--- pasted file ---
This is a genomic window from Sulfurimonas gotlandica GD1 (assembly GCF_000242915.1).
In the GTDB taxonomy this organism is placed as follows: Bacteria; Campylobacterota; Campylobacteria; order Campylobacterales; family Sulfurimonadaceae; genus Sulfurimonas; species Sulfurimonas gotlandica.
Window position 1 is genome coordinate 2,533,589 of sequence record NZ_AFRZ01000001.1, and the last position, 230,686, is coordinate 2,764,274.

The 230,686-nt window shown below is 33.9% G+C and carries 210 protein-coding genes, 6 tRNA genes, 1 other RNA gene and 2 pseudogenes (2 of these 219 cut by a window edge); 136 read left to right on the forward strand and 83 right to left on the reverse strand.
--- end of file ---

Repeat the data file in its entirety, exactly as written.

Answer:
This is a genomic window from Sulfurimonas gotlandica GD1 (assembly GCF_000242915.1).
In the GTDB taxonomy this organism is placed as follows: Bacteria; Campylobacterota; Campylobacteria; order Campylobacterales; family Sulfurimonadaceae; genus Sulfurimonas; species Sulfurimonas gotlandica.
Window position 1 is genome coordinate 2,533,589 of sequence record NZ_AFRZ01000001.1, and the last position, 230,686, is coordinate 2,764,274.

The 230,686-nt window shown below is 33.9% G+C and carries 210 protein-coding genes, 6 tRNA genes, 1 other RNA gene and 2 pseudogenes (2 of these 219 cut by a window edge); 136 read left to right on the forward strand and 83 right to left on the reverse strand.